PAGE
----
Today's poem is by Erica Wright
Lola and the Wolfhound
For awhile there are two mouths at least,
one human girl and a grizzled beast too shook
to do much more than rack his teeth together.
The sound becomes a way to measure time,
each hour equals thirty clicks of his jaw.
She records variations, not only the dog's
mangethe great patches of skin
to tease themselves into view
but also the shingle to arrive one morning
without a house in sight. Once, the sky fills
with ash, and she chokes it down
with all the other intrusions. Click, click.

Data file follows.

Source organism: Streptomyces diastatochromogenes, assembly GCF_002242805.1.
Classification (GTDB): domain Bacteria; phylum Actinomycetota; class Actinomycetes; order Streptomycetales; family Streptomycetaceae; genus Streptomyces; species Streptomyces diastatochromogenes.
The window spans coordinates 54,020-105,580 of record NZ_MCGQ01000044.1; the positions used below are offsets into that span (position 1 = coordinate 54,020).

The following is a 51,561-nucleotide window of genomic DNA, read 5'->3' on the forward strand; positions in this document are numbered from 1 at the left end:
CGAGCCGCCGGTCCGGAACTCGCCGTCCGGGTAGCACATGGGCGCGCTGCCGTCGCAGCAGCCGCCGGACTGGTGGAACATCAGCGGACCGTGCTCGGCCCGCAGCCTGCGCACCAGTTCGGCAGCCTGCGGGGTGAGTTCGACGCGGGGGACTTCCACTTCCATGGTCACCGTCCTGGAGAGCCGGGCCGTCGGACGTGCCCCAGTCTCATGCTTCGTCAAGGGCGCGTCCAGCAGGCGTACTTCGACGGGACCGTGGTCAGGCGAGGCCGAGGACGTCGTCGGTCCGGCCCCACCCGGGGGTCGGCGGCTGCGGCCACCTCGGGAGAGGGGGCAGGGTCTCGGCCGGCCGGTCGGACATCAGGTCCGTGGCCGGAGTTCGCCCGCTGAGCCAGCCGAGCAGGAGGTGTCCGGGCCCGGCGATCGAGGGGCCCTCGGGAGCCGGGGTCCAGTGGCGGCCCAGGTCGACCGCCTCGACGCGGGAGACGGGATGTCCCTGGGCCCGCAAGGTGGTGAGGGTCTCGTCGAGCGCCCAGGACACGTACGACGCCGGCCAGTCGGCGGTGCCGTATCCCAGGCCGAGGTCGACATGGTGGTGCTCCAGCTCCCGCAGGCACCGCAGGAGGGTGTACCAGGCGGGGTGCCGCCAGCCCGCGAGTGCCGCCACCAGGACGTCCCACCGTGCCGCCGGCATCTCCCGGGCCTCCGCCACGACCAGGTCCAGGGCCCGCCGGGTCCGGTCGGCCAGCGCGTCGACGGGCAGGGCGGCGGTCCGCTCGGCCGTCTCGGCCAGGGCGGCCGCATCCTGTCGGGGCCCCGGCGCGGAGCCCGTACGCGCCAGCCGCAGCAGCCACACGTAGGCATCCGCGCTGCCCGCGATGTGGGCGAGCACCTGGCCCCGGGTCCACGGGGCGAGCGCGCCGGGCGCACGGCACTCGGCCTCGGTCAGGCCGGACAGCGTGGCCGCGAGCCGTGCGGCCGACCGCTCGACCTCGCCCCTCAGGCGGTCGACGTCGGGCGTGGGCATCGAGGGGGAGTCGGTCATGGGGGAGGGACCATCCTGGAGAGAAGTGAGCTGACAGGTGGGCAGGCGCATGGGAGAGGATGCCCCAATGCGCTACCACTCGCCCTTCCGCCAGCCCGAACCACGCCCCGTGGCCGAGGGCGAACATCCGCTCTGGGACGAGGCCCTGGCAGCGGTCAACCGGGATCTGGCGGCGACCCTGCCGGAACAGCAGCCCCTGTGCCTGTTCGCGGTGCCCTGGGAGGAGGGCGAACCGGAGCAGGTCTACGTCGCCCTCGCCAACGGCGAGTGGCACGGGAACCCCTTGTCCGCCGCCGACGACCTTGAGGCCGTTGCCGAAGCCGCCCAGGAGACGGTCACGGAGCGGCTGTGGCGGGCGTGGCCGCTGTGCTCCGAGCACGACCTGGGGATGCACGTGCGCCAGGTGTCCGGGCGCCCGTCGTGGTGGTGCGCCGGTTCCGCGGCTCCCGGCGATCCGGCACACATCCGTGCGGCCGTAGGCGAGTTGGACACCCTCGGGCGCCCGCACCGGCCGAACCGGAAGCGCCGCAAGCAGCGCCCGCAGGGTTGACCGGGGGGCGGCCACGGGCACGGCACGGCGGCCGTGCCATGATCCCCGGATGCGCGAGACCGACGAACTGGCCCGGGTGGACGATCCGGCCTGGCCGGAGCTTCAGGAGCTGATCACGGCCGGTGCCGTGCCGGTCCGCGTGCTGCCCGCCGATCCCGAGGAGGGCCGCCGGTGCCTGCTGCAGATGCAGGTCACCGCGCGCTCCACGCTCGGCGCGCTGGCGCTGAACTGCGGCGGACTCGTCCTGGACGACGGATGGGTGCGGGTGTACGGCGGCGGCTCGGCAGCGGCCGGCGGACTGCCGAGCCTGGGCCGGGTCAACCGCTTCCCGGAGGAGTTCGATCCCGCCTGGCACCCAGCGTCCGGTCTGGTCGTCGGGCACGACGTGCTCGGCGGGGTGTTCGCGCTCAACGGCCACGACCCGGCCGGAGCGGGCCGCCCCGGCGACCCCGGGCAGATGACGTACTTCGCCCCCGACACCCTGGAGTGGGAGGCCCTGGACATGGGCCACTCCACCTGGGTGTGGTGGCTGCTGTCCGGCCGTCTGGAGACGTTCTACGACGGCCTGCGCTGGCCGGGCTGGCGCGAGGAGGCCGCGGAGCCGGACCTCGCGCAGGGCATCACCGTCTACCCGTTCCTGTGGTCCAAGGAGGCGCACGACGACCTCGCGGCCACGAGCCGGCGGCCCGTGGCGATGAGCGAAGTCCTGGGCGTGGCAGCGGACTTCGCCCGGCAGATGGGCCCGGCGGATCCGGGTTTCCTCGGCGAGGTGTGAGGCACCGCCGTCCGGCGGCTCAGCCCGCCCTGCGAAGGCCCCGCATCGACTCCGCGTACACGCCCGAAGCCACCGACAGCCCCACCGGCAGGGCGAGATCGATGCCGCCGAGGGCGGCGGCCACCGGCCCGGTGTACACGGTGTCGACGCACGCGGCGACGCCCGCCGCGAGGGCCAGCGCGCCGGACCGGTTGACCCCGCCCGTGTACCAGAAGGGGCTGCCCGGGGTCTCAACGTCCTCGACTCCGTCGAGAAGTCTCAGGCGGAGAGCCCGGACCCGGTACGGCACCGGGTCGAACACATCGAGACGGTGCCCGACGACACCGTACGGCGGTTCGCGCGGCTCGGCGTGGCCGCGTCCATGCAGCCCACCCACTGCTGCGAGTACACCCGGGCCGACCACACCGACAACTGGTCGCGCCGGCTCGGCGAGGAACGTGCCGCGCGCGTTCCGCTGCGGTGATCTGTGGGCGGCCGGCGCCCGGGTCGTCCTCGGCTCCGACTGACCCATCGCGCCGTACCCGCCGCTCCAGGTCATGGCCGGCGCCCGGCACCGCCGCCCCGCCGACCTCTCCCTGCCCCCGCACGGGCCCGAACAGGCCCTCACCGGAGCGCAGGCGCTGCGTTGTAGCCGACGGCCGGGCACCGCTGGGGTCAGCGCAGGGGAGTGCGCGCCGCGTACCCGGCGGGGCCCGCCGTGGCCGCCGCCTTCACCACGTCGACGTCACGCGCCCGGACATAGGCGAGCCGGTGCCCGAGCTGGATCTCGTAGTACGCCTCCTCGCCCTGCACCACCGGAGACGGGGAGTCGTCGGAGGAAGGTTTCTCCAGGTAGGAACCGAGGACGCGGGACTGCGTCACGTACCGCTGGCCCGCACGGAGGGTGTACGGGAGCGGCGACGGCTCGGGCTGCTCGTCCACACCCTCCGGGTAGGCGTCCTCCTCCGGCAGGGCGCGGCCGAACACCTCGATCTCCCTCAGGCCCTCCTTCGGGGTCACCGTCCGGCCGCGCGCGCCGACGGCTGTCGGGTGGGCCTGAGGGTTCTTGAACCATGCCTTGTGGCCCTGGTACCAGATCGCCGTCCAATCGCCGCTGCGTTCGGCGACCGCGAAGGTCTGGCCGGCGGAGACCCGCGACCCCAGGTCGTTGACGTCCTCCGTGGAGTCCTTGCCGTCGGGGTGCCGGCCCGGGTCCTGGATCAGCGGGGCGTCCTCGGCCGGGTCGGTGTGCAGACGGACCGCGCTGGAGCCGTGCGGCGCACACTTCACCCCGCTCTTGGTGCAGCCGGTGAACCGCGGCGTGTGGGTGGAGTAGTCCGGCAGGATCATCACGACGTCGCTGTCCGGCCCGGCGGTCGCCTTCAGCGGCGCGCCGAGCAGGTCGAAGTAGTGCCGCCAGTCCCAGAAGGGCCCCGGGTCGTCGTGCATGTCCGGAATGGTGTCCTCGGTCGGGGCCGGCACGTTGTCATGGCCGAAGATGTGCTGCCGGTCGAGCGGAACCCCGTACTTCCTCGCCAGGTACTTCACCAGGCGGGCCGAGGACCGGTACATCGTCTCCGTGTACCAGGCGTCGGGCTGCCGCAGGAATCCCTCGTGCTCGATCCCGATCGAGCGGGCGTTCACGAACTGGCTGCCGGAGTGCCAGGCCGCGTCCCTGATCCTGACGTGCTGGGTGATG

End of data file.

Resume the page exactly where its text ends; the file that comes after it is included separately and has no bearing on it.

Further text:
When her lungs revolt, she coughs
red globs into the air where they hang
like eyes and turn wherever she turns,
so that if some day crowds arrive, they'll see
a whole jury ready for a witness.
"Huh," thinks Lola, pulling the collar straight.
"Maybe they're on their way now,
farm implements in tow. We should hear them out.'
And she lets her sentries swivel in the night,
bathe the floor of her canyon with drippings.
No one could accuse her of welcome-wagoning,
of sucking up to governors
when there are none and haven't been
for a million clicks, maybe more.
She hopes she won't feral out before the end,
let her own whiskers gray until, lying down
muzzle to muzzle, there's no telling the two apart
anymore. Where do her teeth end and his begin?
Copyright © 2017 Erica Wright All rights reserved
from All the Bayou Stories End with Drowned
Black Lawrence Press
Reprinted by Verse Daily® with permission
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